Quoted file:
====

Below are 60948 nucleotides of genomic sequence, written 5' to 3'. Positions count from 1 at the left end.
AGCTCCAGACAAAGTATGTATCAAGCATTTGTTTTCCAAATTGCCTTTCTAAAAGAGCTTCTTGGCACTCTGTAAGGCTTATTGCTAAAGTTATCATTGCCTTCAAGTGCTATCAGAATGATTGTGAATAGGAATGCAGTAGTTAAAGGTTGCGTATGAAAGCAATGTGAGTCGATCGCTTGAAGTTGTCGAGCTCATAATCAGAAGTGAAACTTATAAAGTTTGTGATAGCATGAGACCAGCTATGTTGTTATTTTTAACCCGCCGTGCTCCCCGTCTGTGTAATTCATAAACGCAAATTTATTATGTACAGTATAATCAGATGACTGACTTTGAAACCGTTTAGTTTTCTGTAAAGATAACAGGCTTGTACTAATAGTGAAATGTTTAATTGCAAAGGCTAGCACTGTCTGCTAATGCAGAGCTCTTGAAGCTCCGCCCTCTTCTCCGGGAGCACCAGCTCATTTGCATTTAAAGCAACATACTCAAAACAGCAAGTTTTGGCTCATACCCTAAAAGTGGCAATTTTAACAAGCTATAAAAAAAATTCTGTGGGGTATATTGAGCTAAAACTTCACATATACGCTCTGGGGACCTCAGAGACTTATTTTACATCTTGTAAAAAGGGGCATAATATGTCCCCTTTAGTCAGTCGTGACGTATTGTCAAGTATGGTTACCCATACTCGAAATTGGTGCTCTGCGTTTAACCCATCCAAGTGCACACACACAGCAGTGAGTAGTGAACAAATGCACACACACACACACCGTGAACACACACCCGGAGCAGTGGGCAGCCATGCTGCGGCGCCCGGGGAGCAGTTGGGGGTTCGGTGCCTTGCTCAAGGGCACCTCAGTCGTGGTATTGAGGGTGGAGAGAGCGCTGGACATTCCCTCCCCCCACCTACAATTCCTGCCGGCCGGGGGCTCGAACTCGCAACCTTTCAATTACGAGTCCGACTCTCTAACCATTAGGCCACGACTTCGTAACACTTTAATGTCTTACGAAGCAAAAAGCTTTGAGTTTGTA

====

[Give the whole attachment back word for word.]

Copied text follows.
Below are 60948 nucleotides of genomic sequence, written 5' to 3'. Positions count from 1 at the left end.
AGCTCCAGACAAAGTATGTATCAAGCATTTGTTTTCCAAATTGCCTTTCTAAAAGAGCTTCTTGGCACTCTGTAAGGCTTATTGCTAAAGTTATCATTGCCTTCAAGTGCTATCAGAATGATTGTGAATAGGAATGCAGTAGTTAAAGGTTGCGTATGAAAGCAATGTGAGTCGATCGCTTGAAGTTGTCGAGCTCATAATCAGAAGTGAAACTTATAAAGTTTGTGATAGCATGAGACCAGCTATGTTGTTATTTTTAACCCGCCGTGCTCCCCGTCTGTGTAATTCATAAACGCAAATTTATTATGTACAGTATAATCAGATGACTGACTTTGAAACCGTTTAGTTTTCTGTAAAGATAACAGGCTTGTACTAATAGTGAAATGTTTAATTGCAAAGGCTAGCACTGTCTGCTAATGCAGAGCTCTTGAAGCTCCGCCCTCTTCTCCGGGAGCACCAGCTCATTTGCATTTAAAGCAACATACTCAAAACAGCAAGTTTTGGCTCATACCCTAAAAGTGGCAATTTTAACAAGCTATAAAAAAAATTCTGTGGGGTATATTGAGCTAAAACTTCACATATACGCTCTGGGGACCTCAGAGACTTATTTTACATCTTGTAAAAAGGGGCATAATATGTCCCCTTTAGTCAGTCGTGACGTATTGTCAAGTATGGTTACCCATACTCGAAATTGGTGCTCTGCGTTTAACCCATCCAAGTGCACACACACAGCAGTGAGTAGTGAACAAATGCACACACACACACACCGTGAACACACACCCGGAGCAGTGGGCAGCCATGCTGCGGCGCCCGGGGAGCAGTTGGGGGTTCGGTGCCTTGCTCAAGGGCACCTCAGTCGTGGTATTGAGGGTGGAGAGAGCGCTGGACATTCCCTCCCCCCACCTACAATTCCTGCCGGCCGGGGGCTCGAACTCGCAACCTTTCAATTACGAGTCCGACTCTCTAACCATTAGGCCACGACTTCGTAACACTTTAATGTCTTACGAAGCAAAAAGCTTTGAGTTTGTA